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COVID-19 SECOND WAVE IN GHANA; Reopening of Schools in the Midst of Rising Cases

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Dr S. F. Gyasi, Senior Lecturer in Microbiology writes….

SARS CoV 2 which started as an outbreak in Wuhan Province in China in December 2019 and later became a pandemic at the latter part of January 2020 has ravaged the world with its devastating effects on economies and health systems world-wide. As of today, 19th of January 2021, the Global Webometric Report shows that 96,009,891 cases have been reported with 2,049,348 deaths and 68,630,134 recoveries. Currently, there are 25,330,409 active cases globally with 25,218,341 mild cases (99.6%) and 112,068 serious or critical cases (0.4%). Presently, Ghana has recorded 58,065 positive cases with 55,789 amazing recoveries. Until now, Ghana has been doing very well with its COVID 19 active cases falling below 500. But at the turn of the 2021 new year, there has been a sharp rise of Ghana’s COVID 19 active cases to 1,924 with 352 unfortunate deaths.

It is against this backdrop of rising numbers that many concerns are being raised as to whether the timing of reopening of schools from kindergarten to the Universities is the right call. This is a genuine concern especially so when children below the ages of 6-10 are involved. I have reported in my earlier write-ups on SARS COV 2 infections that when restrictions are put in place, the rate of transmission is slowed down so epidemiologists and microbiologists can understand the dynamics of disease transmission in a given geographical area. With the removal of the restrictions after the greater Accra and Greater Kumasi lockdowns, there has been more mixing of people habouring the virus in the general population which has enhanced community transmission. At the moment, Ghana is experiencing a very high community transmission of SARS CoV 2. This is as a result of the non-adherence to the safety protocols (i.e., not wearing face mask at public places, unofficial opening of beaches, pubs, night clubs etc) during the just ended electioneering campaigns in Ghana, subsequent victory celebrations and the Christmas festivities.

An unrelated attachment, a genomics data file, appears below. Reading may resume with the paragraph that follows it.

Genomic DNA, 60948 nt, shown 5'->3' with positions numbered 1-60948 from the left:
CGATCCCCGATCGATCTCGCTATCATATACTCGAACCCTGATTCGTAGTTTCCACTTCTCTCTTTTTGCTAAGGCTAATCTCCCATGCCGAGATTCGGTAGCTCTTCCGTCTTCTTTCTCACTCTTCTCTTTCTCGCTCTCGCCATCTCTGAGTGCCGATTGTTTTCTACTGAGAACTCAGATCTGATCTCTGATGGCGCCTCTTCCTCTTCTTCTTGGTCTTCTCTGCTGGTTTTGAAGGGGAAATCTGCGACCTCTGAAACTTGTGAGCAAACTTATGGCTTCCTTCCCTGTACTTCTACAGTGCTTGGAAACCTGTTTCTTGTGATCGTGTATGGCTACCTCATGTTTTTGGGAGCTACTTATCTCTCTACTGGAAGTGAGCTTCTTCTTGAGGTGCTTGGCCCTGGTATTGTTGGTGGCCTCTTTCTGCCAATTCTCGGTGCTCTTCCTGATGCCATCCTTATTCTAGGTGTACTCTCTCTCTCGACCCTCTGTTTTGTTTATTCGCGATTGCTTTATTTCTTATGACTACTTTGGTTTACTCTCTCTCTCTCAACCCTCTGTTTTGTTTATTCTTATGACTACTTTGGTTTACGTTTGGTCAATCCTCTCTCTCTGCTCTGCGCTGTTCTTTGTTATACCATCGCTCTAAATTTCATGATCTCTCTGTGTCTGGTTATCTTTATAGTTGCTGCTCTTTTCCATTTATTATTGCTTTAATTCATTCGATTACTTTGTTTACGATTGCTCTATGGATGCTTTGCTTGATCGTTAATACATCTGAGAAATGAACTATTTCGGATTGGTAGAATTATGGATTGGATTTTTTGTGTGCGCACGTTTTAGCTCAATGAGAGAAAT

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From the data obtained earlier by the Ghana Health Service since April 2020, it was predicted that, 90-91% of all COVID 19 cases will by asymptomatic with about 6% becoming mild to moderately ill. The remaining 2-3% were also predicted to become seriously or critically ill and will require hospitalization. Until today, this trend has not changed. It was on this premise that the government was advised to open a lot more isolation and treatment centers to cater for the vulnerable groups who will be critically ill and need hospitalization to control our rate of mortality. Unfortunately, the capacity of our isolation centers is still not adequate, creating the impression that our health systems are being overwhelmed looking at the rate of community transmission.